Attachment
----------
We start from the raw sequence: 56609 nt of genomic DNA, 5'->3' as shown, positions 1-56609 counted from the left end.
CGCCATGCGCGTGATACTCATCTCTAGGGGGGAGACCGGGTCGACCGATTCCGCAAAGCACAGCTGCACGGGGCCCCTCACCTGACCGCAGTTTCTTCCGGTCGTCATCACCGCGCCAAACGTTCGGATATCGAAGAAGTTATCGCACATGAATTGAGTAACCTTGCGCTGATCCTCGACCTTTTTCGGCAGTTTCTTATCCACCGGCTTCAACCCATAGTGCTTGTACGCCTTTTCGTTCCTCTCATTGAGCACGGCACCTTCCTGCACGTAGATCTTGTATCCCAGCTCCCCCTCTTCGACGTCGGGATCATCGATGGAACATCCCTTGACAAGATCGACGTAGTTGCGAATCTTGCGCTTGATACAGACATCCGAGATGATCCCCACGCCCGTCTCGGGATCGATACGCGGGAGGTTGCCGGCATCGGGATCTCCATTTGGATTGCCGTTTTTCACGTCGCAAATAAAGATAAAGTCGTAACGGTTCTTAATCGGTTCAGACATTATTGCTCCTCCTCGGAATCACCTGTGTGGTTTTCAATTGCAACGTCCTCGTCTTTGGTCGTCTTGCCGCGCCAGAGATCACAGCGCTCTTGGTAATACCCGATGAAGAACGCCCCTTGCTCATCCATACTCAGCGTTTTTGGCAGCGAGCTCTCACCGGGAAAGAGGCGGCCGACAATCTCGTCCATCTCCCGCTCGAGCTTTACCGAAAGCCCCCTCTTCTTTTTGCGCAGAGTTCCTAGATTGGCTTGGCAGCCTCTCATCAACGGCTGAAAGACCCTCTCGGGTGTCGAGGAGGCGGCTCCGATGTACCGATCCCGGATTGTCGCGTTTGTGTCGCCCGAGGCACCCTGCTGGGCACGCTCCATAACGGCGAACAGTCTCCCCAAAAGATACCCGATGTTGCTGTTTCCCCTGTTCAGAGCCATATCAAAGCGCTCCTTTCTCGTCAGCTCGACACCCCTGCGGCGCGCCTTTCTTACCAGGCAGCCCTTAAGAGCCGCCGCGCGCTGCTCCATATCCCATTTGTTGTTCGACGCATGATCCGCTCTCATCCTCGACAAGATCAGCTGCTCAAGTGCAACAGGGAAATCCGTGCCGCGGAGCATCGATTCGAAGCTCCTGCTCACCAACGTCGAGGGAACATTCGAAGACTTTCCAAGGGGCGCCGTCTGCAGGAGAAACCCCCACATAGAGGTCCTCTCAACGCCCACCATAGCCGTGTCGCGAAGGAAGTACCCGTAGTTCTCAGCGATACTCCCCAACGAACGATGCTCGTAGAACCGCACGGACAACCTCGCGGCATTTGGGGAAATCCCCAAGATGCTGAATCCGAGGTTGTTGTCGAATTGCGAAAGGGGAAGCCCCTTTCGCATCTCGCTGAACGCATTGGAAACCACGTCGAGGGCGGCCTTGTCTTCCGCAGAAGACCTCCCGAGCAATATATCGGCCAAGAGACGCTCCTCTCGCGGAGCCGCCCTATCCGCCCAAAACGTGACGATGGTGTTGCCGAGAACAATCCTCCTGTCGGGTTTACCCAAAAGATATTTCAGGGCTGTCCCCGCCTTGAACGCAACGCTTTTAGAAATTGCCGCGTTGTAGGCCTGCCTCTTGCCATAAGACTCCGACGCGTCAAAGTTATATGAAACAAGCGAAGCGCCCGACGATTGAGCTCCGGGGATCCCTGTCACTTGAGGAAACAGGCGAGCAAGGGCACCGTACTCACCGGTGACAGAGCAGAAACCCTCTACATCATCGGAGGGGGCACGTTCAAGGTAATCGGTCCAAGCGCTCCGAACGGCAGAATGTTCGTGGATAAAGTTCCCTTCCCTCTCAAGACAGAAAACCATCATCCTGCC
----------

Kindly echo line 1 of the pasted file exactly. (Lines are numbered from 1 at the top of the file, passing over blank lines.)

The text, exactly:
We start from the raw sequence: 56609 nt of genomic DNA, 5'->3' as shown, positions 1-56609 counted from the left end.